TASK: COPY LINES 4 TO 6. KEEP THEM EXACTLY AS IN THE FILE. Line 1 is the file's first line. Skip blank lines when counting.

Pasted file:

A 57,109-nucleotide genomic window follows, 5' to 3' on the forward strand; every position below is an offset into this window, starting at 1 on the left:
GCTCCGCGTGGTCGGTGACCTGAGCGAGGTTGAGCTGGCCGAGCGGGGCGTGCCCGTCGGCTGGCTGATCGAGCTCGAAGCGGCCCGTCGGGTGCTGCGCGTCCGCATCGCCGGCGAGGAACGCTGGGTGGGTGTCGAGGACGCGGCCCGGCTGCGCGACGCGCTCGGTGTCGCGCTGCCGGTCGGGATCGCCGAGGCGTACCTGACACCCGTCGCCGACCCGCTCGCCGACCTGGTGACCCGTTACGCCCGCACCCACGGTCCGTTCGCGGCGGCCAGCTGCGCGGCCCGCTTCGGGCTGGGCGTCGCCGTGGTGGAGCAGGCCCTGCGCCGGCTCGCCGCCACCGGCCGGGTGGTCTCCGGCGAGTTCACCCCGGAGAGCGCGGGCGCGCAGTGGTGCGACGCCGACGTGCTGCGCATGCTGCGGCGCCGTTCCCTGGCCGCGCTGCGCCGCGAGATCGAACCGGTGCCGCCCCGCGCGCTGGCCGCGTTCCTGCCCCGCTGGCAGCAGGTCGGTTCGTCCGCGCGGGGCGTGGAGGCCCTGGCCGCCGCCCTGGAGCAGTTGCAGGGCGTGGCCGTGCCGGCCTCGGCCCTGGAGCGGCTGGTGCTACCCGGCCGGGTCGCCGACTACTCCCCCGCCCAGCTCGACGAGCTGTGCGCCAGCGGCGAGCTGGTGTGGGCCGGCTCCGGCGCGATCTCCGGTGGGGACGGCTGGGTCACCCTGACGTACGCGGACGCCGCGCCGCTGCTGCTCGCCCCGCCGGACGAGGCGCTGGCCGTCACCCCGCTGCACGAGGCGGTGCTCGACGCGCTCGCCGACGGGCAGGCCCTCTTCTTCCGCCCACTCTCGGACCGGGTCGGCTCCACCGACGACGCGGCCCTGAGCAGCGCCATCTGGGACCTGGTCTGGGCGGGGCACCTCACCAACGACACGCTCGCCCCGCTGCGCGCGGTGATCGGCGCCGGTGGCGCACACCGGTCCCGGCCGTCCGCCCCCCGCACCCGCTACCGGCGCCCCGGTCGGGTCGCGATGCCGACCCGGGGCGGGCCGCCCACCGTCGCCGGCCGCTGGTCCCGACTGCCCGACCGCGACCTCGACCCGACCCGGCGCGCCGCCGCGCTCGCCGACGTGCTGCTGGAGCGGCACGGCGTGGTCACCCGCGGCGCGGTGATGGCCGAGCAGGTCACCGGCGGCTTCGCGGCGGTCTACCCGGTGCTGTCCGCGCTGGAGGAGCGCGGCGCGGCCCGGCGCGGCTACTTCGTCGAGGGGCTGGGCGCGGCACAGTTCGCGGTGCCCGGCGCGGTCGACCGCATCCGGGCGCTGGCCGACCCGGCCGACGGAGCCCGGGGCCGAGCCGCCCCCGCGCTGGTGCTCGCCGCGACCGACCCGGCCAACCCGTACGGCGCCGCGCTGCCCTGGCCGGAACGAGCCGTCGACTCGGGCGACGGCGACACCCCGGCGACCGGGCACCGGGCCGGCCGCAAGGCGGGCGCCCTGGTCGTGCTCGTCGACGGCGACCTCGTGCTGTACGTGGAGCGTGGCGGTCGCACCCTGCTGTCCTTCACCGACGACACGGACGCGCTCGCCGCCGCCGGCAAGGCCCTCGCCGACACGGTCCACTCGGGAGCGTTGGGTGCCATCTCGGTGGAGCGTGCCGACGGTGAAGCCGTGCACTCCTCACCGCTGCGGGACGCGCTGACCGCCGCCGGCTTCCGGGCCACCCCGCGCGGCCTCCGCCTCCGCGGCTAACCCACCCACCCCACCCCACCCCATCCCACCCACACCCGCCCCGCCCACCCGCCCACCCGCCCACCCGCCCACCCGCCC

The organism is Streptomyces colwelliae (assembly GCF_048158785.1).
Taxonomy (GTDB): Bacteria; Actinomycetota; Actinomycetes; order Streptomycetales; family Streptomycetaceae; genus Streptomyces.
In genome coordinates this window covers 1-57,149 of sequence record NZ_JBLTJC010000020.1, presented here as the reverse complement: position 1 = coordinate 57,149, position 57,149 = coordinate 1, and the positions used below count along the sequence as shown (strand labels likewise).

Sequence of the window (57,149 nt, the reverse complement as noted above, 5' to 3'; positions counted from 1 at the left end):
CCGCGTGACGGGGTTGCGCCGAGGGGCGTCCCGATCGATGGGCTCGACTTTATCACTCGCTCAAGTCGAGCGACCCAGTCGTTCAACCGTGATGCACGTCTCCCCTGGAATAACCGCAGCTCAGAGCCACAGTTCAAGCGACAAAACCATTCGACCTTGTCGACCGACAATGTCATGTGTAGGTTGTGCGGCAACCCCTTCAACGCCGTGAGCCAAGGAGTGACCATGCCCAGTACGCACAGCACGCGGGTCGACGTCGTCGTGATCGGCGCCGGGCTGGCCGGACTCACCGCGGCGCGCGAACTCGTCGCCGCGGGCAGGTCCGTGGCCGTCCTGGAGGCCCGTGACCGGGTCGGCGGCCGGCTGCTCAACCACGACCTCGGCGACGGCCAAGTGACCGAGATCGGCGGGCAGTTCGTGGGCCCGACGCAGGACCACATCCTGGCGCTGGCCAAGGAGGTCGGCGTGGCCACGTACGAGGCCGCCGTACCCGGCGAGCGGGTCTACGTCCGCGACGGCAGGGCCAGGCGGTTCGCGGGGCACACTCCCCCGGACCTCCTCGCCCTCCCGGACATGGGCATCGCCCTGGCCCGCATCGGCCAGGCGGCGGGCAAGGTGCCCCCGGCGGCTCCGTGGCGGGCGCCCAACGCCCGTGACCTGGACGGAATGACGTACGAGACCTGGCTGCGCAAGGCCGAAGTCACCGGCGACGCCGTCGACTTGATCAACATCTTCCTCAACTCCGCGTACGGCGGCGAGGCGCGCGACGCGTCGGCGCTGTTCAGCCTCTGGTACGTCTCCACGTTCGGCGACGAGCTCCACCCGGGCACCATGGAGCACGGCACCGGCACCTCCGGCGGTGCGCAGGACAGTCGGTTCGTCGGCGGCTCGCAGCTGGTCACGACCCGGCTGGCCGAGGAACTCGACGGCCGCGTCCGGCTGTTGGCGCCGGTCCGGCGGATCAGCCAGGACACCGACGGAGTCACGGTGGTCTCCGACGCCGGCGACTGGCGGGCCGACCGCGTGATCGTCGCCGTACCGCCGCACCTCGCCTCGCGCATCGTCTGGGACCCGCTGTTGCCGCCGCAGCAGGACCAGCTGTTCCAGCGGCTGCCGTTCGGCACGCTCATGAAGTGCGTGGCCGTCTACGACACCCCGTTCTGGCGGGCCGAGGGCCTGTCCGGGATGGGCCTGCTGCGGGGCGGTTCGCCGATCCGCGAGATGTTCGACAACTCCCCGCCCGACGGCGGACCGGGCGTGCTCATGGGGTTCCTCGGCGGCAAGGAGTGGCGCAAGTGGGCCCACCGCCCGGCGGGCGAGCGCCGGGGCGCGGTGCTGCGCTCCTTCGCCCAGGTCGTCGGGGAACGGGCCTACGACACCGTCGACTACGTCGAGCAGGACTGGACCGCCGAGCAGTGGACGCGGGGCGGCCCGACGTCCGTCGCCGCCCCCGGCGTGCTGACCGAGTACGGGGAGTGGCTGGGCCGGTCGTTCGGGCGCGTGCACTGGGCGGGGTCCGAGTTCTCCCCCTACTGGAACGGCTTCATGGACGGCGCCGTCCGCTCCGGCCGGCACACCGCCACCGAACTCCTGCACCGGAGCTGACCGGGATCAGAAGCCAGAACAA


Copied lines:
Taxonomy (GTDB): Bacteria; Actinomycetota; Actinomycetes; order Streptomycetales; family Streptomycetaceae; genus Streptomyces.
In genome coordinates this window covers 1-57,149 of sequence record NZ_JBLTJC010000020.1, presented here as the reverse complement: position 1 = coordinate 57,149, position 57,149 = coordinate 1, and the positions used below count along the sequence as shown (strand labels likewise).

Sequence of the window (57,149 nt, the reverse complement as noted above, 5' to 3'; positions counted from 1 at the left end):